stephsig moon

Friday, February 05, 2016

Stacking The Shelves [196]

Stacking the Shelves

Stacking The Shelves is all about sharing the books you are adding to your shelves, may it be physical or virtual. This means you can include books you buy in physical store or online, books you borrow from friends or the library, review books, gifts and of course ebooks!

If you want to find out more about Stacking The Shelves, please visit the official launch page!


 Happy weekend everyone! I'm just here to share my latest purchases with all of you. Let's get to it.

Feb 6, 2016

the awakening


Glass Sword by Victoria Aveyard

Passenger by Alexandra Bracken

The Awakening by Jayne Faith and Christine Castle (ebook)

Lit Cube

The Forever Watch by David Ramirez

Let me know what you got!

stephsig moon

[inlinkz_linkup id=605828]

Thursday, February 04, 2016

John Dreamer by Elise Celine

John Dreamer had a really interesting and unique concept, but failed a little in it's execution.

The book opens when Andy wakes up to find herself in a vast white room with seven chairs.  She notices that one has her name on it, and the style of the chair fits her personality.  One by one, other teens appear in the room, all of whom have their own chairs (with different styles/personalities).  What are they doing there?  How did they get there?  Are they dreaming?  Or even dead?  And if not, how do they get out?  Eventually a very flamboyant guy called simply The Guardian appears and explains just a tiny bit to them:  they are all here to fulfill their dreams.  Then he disappears again.  What on earth does that mean?!?  And what's next?

First (of course), the good!  As I mentioned, this is a totally new-to-me plot.  It doesn't fit neatly into any of the more common YA genres, like paranormal or dystopian.  I suppose I'd call it "psychological suspense light."  I was definitely hooked from the beginning, wanting to know more, just like the characters.  I tried to guess at what The Guardian meant when he told them that they would all fulfill their dreams, and I couldn't.  Also, Andy was kind of an everywoman.  She wasn't overly smart or overly pretty or overly confident or overly shy.   Even the outfit she is described as wearing is average:  a white top with jean shorts and sneakers.  Almost anyone could identify with her.  The remaining six characters covered the gambit from short & nerdy to chubby & shy to an everyman (male)... something for everyone!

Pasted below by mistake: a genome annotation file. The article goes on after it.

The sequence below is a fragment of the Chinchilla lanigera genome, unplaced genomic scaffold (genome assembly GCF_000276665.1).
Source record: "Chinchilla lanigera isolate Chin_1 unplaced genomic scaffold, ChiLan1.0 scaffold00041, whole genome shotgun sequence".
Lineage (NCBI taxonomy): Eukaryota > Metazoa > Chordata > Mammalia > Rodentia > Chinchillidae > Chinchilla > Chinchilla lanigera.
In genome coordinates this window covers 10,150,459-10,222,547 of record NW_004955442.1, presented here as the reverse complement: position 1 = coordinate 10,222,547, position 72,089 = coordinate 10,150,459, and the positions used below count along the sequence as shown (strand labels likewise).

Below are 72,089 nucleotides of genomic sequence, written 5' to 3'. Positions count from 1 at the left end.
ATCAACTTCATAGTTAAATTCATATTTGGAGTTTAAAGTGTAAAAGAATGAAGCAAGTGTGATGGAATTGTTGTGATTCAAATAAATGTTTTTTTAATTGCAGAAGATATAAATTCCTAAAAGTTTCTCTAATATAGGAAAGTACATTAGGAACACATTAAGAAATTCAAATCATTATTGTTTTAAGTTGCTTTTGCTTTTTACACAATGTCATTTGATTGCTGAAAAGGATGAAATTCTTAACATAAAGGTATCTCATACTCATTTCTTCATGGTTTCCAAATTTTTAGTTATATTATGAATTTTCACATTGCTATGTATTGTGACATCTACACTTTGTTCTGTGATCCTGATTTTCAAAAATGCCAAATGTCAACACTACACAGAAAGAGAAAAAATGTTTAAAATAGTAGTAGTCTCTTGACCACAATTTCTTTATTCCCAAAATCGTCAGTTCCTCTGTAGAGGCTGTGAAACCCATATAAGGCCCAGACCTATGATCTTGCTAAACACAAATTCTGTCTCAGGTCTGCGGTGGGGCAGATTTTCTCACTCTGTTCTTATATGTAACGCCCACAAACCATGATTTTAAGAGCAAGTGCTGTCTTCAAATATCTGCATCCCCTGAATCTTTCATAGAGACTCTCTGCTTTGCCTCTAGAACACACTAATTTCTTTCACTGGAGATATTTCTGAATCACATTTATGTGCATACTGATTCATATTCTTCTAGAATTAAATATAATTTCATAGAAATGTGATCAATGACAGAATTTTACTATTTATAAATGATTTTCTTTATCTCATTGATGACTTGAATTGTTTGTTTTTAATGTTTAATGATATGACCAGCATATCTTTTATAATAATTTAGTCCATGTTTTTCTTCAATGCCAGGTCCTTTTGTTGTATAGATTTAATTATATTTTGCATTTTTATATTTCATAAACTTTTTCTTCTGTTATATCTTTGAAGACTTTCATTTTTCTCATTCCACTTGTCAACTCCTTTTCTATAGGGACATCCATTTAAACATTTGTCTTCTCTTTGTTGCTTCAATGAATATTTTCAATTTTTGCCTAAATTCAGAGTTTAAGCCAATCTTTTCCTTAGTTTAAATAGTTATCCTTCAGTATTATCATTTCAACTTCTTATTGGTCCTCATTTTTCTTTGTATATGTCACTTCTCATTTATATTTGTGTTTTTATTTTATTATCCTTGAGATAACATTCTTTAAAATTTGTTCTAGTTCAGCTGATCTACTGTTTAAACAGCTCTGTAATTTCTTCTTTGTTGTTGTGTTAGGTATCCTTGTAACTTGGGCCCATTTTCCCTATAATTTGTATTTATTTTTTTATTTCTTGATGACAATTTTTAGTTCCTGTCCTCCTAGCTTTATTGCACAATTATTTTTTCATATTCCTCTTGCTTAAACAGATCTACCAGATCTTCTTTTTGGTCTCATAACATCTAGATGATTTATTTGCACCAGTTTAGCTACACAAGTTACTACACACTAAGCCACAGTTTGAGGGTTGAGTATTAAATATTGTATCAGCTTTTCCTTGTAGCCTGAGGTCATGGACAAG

A big appeal of the book was the mystery, so I won't tell you what The Guardian means about fulfilling dreams.  But once that part of the story starts to unfold, it is rather neat to see each character's reaction, and what happens when they have attempted to fulfill their dream.

So now the flip side:  John Dreamer was a pretty short, quick read (only 203 Kindle pages), which didn't leave a lot of room for character development.  I felt like all the characters (even the main character) were very 2D.  And I wanted more!  This story was totally interesting, and I would have happily read a longer book with more character development.  Just as with the characters feeling a little flat due to short length, the action also fell a little flat due to the short length.  Again, I would have happily read a longer book if it meant more detail and development of the dreams!  No one is ever going to like every single character in every book, but I think I would have really liked most of these characters... if I got to know them better.

This is kind of a side note, but I would go see this if someone made it into a movie!  The Guardian is just screaming to be on the silver screen.  (I vote for Christopher Walken for his part.)  With Hollywood borrowing so heavily from the book store lately, I hope someone discovers John Dreamer for next year's YA summer flick.

A quick, slightly flawed, but still entertaining read.


Wednesday, February 03, 2016

Bands of Mourning (Mistborn #6) by Brandon Sanderson

Bands of Mourning is the 6th book in the Mistborn series by Brandon Sanderson.  During this review I will be revealing some plot points from the first five books and yes, by that I mean spoilers.  So, if you haven't yet started reading this series and intend to, I suggest you come back to this review once you've gotten this far.  After all, this isn't just a book series, it is a real adventure.

In the previous book, Shadow of Self,   Waxillium, Wayne and Marasi learn there's a kandra doing mischief.  Masquerading as various people and doing the one thing kandras aren't allowed to do, killing people.  Fortunately for the trio, there is another kandra sent by Sazed (now known as Harmony).   This one comes in the guise of a lovely woman named Melaan at a party. Melaan lets them know that the kandra they are going up against is named Paalm, a kandra who has lost one of the spikes that gives the kandra their sentience.  At the end of it all, when Wax finds that the kandra who had been causing all the problems was really Lessie, his dead wife. Waxillium had fallen in love with a being that was sent by Harmony  to guide him to a goal. This is just a small bit of what went on.